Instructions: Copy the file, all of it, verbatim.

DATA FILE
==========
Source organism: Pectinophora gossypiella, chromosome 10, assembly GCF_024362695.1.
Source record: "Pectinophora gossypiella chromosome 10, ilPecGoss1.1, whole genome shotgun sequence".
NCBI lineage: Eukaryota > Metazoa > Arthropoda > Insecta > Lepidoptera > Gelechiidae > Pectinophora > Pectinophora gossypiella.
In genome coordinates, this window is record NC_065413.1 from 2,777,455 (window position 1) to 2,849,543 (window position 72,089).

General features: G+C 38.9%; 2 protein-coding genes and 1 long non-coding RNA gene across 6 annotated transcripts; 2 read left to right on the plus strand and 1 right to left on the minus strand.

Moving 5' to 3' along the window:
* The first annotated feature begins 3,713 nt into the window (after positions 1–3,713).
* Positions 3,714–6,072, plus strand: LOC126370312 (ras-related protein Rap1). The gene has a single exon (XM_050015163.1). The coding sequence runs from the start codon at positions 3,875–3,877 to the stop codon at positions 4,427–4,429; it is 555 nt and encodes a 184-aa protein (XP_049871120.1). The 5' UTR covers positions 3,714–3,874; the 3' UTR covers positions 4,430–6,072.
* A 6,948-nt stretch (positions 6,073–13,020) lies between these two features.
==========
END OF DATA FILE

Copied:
Source organism: Pectinophora gossypiella, chromosome 10, assembly GCF_024362695.1.
Source record: "Pectinophora gossypiella chromosome 10, ilPecGoss1.1, whole genome shotgun sequence".
NCBI lineage: Eukaryota > Metazoa > Arthropoda > Insecta > Lepidoptera > Gelechiidae > Pectinophora > Pectinophora gossypiella.
In genome coordinates, this window is record NC_065413.1 from 2,777,455 (window position 1) to 2,849,543 (window position 72,089).

General features: G+C 38.9%; 2 protein-coding genes and 1 long non-coding RNA gene across 6 annotated transcripts; 2 read left to right on the plus strand and 1 right to left on the minus strand.

Moving 5' to 3' along the window:
* The first annotated feature begins 3,713 nt into the window (after positions 1–3,713).
* Positions 3,714–6,072, plus strand: LOC126370312 (ras-related protein Rap1). The gene has a single exon (XM_050015163.1). The coding sequence runs from the start codon at positions 3,875–3,877 to the stop codon at positions 4,427–4,429; it is 555 nt and encodes a 184-aa protein (XP_049871120.1). The 5' UTR covers positions 3,714–3,874; the 3' UTR covers positions 4,430–6,072.
* A 6,948-nt stretch (positions 6,073–13,020) lies between these two features.